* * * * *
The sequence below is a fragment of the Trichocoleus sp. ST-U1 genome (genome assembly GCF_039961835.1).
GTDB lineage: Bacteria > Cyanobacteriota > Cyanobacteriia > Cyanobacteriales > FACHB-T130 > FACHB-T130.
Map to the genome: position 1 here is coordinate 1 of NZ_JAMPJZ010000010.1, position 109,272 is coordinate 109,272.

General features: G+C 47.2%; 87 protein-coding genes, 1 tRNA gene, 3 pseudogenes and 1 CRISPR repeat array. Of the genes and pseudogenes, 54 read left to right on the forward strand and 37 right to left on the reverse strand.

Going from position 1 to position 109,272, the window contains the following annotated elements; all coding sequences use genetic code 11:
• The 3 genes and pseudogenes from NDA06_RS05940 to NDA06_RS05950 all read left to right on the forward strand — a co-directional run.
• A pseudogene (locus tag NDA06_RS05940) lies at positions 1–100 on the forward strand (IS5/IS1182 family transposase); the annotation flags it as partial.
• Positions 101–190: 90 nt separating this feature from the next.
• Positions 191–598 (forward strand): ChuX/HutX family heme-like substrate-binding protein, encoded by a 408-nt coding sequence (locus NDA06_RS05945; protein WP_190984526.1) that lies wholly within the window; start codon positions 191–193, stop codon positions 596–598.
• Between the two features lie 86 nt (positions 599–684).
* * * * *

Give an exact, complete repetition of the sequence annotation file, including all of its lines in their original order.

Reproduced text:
The sequence below is a fragment of the Trichocoleus sp. ST-U1 genome (genome assembly GCF_039961835.1).
GTDB lineage: Bacteria > Cyanobacteriota > Cyanobacteriia > Cyanobacteriales > FACHB-T130 > FACHB-T130.
Map to the genome: position 1 here is coordinate 1 of NZ_JAMPJZ010000010.1, position 109,272 is coordinate 109,272.

General features: G+C 47.2%; 87 protein-coding genes, 1 tRNA gene, 3 pseudogenes and 1 CRISPR repeat array. Of the genes and pseudogenes, 54 read left to right on the forward strand and 37 right to left on the reverse strand.

Going from position 1 to position 109,272, the window contains the following annotated elements; all coding sequences use genetic code 11:
• The 3 genes and pseudogenes from NDA06_RS05940 to NDA06_RS05950 all read left to right on the forward strand — a co-directional run.
• A pseudogene (locus tag NDA06_RS05940) lies at positions 1–100 on the forward strand (IS5/IS1182 family transposase); the annotation flags it as partial.
• Positions 101–190: 90 nt separating this feature from the next.
• Positions 191–598 (forward strand): ChuX/HutX family heme-like substrate-binding protein, encoded by a 408-nt coding sequence (locus NDA06_RS05945; protein WP_190984526.1) that lies wholly within the window; start codon positions 191–193, stop codon positions 596–598.
• Between the two features lie 86 nt (positions 599–684).